Join Brian Dobbs and Sam Posten as they talk about titles in their collection that they now wonder why they spent actual money on.
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For me the worst movie is Waiting for Guffman. What's the worst thing you've ever seen???
And vice versa.
Eternal Sunshine of the Spotless Mind, for example.
Any guesses whose stinker and whose cherished piles that one goes in?
Sweet. I forgot about Gary Oldman being in this movie. Now I want to go back and watch all these, except for Hannibal Rising.Hey @Brian Dobbs I reviewed Hannibal after our discussion. Now I remember liking it, especially Ray Liotta's stir fry ==)
- Jun 10, 2003
- Real Name
- Josh Steinberg
whether having bad titles in a digital collection is as bad as having them sitting on a shelf.
I think the first question here is, how you define "bad". If "bad" simply means, "title that I get enjoyment from that is not appreciated by critics and/or the general public," I don't see any issue at all. Sometimes we like things that go against the grain.
But if "bad" in this context means, "title I didn't enjoy that I have no desire to revisit," having a digital copy you can't get rid of ends up being more clutter. I've yet to figure out if there's a way to remove an unwanted title from iTunes/Vudu/MoviesAnywhere/Ultraviolet. Over the years, as different services have sprung up and offered different perks for joining, I've gotten a bunch of free titles, and it turns out that I disliked a few of them. I'll never watch them again, and yet, they're still there in my digital locker. On the one hand, it's not taking up and shelf space, but it's just something else to be responsible for and to sort through. It makes browsing through one's digital library a bit clunky, because the titles I don't want are taking up just as much screen real estate as titles I do want. It's cluttered and inelegant, and it can make it harder to choose something to watch when I'm faced with options I'd rather not have in the first place.
But I didn't always think that way. I used to be more along the lines of "the more the merrier" and I felt strongly that I was doing some kind of civic duty all these years by collecting titles (both physically and digitally) that ultimately was more about reflecting what I had seen rather than what I liked, or reflecting that I had knowledge of film history rather than reflecting which historical films were enjoyable to me.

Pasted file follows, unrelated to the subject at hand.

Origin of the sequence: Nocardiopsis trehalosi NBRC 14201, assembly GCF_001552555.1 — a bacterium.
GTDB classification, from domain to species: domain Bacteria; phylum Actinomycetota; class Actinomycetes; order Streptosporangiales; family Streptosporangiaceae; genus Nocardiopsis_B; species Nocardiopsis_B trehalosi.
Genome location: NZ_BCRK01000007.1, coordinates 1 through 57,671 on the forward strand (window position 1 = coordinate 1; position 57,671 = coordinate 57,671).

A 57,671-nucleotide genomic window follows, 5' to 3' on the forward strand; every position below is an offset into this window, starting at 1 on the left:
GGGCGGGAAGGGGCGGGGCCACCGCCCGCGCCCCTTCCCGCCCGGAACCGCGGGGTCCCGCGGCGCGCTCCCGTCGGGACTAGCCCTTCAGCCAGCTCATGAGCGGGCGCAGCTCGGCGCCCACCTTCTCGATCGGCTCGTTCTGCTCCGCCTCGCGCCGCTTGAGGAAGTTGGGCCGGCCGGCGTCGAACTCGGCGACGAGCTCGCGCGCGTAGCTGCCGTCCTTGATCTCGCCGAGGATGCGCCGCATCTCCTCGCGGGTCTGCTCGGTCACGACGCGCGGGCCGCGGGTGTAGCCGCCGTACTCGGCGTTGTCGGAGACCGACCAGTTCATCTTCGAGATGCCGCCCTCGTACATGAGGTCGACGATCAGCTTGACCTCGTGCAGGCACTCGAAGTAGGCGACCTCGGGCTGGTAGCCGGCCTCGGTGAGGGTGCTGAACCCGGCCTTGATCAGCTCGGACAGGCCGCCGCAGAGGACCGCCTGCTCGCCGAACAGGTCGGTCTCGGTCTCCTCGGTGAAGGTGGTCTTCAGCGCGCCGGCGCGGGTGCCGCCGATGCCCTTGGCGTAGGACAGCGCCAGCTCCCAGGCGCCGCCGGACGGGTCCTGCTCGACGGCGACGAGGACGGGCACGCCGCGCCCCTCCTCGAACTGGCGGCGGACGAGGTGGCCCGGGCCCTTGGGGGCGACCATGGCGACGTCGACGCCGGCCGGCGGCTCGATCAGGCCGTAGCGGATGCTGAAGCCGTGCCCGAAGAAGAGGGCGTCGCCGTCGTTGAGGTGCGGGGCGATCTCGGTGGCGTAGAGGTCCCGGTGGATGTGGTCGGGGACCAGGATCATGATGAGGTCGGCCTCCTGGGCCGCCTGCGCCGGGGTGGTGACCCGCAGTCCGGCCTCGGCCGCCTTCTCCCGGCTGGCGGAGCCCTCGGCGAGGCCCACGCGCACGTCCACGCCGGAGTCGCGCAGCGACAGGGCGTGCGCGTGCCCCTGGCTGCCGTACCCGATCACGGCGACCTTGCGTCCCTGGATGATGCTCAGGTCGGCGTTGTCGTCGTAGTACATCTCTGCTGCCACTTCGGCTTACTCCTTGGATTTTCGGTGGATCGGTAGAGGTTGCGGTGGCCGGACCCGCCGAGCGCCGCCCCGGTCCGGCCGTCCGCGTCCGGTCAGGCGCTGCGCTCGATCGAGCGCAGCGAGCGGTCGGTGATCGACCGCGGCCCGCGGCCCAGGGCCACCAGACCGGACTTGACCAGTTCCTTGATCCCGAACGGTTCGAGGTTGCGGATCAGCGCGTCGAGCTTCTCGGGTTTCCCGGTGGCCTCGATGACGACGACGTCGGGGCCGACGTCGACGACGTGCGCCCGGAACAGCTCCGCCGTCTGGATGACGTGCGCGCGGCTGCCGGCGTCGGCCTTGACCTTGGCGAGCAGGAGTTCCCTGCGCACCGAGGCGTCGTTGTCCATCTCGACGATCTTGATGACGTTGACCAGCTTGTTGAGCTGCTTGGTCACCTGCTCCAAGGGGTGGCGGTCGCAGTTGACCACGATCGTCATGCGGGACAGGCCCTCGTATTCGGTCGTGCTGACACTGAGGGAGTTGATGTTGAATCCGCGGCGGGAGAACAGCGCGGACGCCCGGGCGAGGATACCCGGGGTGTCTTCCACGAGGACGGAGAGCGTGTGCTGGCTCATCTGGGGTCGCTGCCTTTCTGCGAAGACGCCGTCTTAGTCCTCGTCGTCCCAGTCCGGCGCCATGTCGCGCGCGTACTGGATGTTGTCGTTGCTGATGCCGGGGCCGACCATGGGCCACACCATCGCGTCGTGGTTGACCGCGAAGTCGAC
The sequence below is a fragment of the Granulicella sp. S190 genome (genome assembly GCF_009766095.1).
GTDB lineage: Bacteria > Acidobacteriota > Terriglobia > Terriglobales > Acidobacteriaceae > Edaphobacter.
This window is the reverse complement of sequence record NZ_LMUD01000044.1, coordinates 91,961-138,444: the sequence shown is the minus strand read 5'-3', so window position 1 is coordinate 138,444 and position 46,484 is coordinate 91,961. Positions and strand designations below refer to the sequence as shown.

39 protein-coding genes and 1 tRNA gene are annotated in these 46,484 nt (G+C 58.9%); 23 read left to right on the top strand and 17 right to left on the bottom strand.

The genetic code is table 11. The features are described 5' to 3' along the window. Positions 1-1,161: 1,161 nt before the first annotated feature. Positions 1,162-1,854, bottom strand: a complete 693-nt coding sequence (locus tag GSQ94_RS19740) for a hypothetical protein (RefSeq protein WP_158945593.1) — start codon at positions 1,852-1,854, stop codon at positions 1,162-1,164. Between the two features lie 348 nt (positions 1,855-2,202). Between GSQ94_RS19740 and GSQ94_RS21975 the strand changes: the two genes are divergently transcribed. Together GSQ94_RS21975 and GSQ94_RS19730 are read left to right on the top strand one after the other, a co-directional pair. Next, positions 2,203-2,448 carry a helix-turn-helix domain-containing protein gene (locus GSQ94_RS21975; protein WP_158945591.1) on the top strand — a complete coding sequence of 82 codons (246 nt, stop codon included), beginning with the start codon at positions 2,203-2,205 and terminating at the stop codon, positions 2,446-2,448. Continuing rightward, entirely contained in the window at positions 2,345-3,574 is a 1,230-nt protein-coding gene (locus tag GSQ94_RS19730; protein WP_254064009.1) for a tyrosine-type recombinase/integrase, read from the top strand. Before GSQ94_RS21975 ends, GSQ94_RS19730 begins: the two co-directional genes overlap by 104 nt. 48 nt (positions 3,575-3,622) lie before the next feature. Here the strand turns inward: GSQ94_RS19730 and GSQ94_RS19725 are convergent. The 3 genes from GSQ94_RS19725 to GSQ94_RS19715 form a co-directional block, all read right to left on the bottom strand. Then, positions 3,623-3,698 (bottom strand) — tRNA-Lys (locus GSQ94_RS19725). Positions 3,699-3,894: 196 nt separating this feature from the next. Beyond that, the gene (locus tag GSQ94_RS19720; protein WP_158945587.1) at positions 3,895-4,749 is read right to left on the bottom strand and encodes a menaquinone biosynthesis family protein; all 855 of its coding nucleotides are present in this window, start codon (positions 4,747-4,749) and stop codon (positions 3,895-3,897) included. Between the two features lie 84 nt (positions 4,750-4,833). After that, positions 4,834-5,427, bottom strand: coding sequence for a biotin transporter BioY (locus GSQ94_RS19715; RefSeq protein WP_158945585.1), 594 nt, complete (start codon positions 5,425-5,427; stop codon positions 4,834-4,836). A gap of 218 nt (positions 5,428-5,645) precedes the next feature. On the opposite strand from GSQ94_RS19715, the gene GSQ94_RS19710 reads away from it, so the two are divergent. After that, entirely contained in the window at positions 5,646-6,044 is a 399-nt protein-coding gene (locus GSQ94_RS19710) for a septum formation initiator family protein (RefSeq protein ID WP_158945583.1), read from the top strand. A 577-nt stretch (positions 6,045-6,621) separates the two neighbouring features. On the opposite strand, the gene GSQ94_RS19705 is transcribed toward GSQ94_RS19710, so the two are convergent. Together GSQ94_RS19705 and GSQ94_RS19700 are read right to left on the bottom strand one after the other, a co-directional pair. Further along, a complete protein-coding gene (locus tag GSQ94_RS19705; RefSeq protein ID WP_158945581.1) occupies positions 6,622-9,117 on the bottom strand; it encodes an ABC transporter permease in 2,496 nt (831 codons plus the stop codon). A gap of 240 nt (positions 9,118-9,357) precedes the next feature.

Over the past year or two, it's like a switch has flipped in my head, and I'm no longer interested in being a repository of everything that exists, or everything I've ever come in contact with. I now simply want to collect things that I enjoy and that I might want to revisit. And having a digital collection with titles that don't fall into that category just gets in the way of what I'm trying to do.
(As a sidenote to this, I've been converting a lot of DVDs that I still had to digital formats - when you can go from a non-anamorphic DVD copy of something like Field Of Dreams to a 4K UHD stream for just $5, that's a no-brainer. Major upgrade on the quality of the content, wallet savings, and shelf space saving, that's a clean win. But I've also looked long and hard at DVDs that simply haven't been touched in 10, 15 or even 20 years. Is it really worth buying a digital copy, even if it's only $5, for a movie I haven't touched in 20 years? I've decided in many cases to simply get rid of the DVD, and wait to see if I ever get the urge to see the film again, rather than needing to have the content upgraded before being willing to get rid of the DVD. While I wouldn't call all of these "bad movies," it was a similar dilemma - why pay money now for something I'm not planning to use?)
Right, definitely with you here.Over the past year or two, it's like a switch has flipped in my head, and I'm no longer interested in being a repository of everything that exists, or everything I've ever come in contact with.
Totally. FoD non-anamorphic DVD sucks!when you can go from a non-anamorphic DVD copy of something like Field Of Dreams to a 4K UHD stream for just $5, that's a no-brainer